Global Supply Chain — Changing Landscape
Globalization is unstoppable. Regardless of geography, industry focus, size or revenues, companies in the developed world and in developing countries are globalizing to gain new customers and access new markets. According to the ninth-annual global CEO survey done by Pricewaterhousecoopers in 2005, globalization and complexity emerged as the two most powerful and inevitable forces (1). Globalization has created a massive increase in the complexity of supply chains. Companies are vigorously revisiting their supply chain strategies to achieve the desired business objectives. In this article we will discuss the direct cause and effect relationship that complexity has added to the supply chains.
Figure 1: Forces impacting SCM landscape
Transformation to a Flat Supply Chain — Addition of New Chains
Traditionally, supply chains have been linear with companies struggling to integrate internal processes with those of partners and suppliers. The priority is now shifting to how supply chains can be aligned to the changing business dynamics. Supply chains are being flattened as companies source from emerging economies on one hand and seek revenue growth in unchartered international markets on the other.
Let's understand the phenomenon of flat supply chains from a simple example: Traditionally, companies have focused on lean manufacturing, just-in-time (JIT) deliveries, minimal batches and shorter lead times. The strategic intent has always been to move manufacturing and the supply base closer to the customer. But, flat supply chains do not follow this pattern. As businesses spread their core operations across the globe, supply chains are elongated, with customers and manufacturing locations moving in opposite directions. To worsen the matter, supply chains become complex as more players, such as suppliers, distributors, retailers, port operators, custom brokers, logistics service providers, and carrier and forwarding agents, are added.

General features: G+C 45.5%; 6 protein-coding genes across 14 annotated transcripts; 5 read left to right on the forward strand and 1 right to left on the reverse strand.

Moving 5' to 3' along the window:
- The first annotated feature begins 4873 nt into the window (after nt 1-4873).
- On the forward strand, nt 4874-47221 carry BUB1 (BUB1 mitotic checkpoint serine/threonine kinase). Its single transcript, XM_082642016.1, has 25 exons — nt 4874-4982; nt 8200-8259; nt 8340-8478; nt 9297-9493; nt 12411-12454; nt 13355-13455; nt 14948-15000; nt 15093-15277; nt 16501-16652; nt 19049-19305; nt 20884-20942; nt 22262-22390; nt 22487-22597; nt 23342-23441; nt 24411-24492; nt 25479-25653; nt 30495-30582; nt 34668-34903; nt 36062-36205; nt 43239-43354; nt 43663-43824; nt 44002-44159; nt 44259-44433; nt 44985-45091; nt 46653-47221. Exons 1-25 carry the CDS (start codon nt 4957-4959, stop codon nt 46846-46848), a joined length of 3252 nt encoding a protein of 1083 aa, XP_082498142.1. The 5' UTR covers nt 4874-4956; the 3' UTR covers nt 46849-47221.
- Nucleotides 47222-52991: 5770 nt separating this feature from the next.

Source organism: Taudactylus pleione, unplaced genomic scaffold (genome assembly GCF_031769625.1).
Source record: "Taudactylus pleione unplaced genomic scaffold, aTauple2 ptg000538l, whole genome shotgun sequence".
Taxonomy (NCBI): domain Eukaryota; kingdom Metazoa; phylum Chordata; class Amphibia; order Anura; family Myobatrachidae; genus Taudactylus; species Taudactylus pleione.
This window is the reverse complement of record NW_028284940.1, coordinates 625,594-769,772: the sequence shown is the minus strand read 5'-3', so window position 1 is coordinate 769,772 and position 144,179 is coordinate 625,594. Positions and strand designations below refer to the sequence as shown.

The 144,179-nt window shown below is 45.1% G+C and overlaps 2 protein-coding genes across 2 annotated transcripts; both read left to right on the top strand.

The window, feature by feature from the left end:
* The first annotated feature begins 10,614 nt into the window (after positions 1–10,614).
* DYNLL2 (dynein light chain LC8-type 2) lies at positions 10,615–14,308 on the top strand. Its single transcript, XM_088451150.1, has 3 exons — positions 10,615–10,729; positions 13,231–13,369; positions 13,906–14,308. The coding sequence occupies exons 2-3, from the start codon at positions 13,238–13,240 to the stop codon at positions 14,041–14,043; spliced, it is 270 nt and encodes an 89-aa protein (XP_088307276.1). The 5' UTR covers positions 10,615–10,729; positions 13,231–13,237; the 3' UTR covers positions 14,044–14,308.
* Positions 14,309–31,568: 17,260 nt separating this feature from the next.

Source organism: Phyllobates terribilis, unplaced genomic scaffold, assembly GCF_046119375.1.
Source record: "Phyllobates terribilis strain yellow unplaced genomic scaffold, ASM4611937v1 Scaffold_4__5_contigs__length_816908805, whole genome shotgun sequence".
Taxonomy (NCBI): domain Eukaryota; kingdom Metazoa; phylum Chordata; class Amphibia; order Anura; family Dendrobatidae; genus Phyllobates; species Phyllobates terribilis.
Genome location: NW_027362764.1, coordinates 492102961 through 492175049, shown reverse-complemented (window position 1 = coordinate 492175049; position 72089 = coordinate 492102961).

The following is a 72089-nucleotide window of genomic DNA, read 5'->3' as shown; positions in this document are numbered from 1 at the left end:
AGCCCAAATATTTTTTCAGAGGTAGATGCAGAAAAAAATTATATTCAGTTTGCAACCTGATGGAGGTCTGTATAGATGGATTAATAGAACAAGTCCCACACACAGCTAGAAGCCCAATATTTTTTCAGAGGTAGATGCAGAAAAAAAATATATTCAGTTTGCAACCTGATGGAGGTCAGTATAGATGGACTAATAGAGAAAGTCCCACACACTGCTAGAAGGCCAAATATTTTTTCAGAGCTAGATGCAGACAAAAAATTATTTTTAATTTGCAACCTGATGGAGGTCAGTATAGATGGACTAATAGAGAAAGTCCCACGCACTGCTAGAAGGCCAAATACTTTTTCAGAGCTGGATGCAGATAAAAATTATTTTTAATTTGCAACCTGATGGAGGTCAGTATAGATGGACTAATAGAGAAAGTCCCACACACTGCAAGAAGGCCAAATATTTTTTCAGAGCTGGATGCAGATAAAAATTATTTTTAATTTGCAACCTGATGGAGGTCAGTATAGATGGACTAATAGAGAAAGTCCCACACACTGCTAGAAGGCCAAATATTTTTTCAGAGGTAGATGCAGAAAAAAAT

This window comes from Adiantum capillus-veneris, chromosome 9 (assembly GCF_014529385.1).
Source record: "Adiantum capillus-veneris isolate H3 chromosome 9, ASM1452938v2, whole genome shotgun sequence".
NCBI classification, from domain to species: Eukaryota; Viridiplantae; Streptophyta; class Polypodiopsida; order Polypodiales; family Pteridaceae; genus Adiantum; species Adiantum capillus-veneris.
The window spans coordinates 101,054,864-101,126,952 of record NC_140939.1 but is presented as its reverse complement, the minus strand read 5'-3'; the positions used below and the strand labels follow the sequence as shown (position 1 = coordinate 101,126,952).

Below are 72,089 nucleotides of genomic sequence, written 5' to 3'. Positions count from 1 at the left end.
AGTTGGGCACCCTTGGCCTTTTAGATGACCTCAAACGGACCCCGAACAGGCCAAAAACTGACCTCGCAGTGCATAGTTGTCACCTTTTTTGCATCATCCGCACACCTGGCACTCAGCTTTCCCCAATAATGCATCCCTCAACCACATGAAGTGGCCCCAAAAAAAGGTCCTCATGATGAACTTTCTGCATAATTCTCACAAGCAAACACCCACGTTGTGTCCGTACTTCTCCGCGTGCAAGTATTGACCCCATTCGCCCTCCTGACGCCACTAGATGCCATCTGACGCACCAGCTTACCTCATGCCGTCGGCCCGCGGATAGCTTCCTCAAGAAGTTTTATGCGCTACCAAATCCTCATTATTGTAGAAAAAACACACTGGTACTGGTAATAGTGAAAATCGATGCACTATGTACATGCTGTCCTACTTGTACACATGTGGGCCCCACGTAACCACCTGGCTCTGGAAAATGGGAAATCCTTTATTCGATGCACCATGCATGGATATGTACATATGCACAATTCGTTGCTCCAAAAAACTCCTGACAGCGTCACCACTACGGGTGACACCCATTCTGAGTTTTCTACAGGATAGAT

Flat Supply Chain — The Key Attributes
Following are some of the typical characteristics of a flat supply chain:
- Increased supply chain length:
- New dimension to flexibility:
Figure 2: Transformation from "Traditional" to "Flat" supply chain
- Supply chain risk:
- Availability, cost and quality of labor
- Regulatory concerns
- Reliability of suppliers
Companies are supposed to build capability to mitigate these risks well in time, to achieve the desired business benefits.
- Information is money:
- Higher Interdependence:
Is Visibility an Operational Challenge or an Opportunity to Differentiate?
As companies move from internal manufacturing (i.e. controlled by internal teams) to outsourced manufacturing they are faced with a new set of supply chain constraints and trade-offs. As supply chains elongate, the physical movement of goods in the supply chain increases manifold. The situation is worsened in a reverse supply chain scenario where the goods are returned from the customer and sent back to the right supplier, which could be located on a different continent. Consider a simple example where the supply lead times are stretched due to sourcing from a different continent. Obviously, companies would respond to this by building safety stocks in the system, thereby blocking its working capital. This is one simple instance of challenges that can crop up due to supply chains becoming flat.
There are many critical challenges a company faces while transforming itself to a flat supply chain. In addition to process-specific challenges there are few issues such as supply chain cost, quality and compliance that cut across the entire spectrum of the value chain.
There is no one simple solution to all these problems. There are many ways that companies try to respond to these challenges, such as adopting certain set of best practices to achieve the desired performance. Managing supply chain information is also a way out. No matter what, though, supply chain visibility is emerging as a critical differentiator for companies to stay ahead of competition.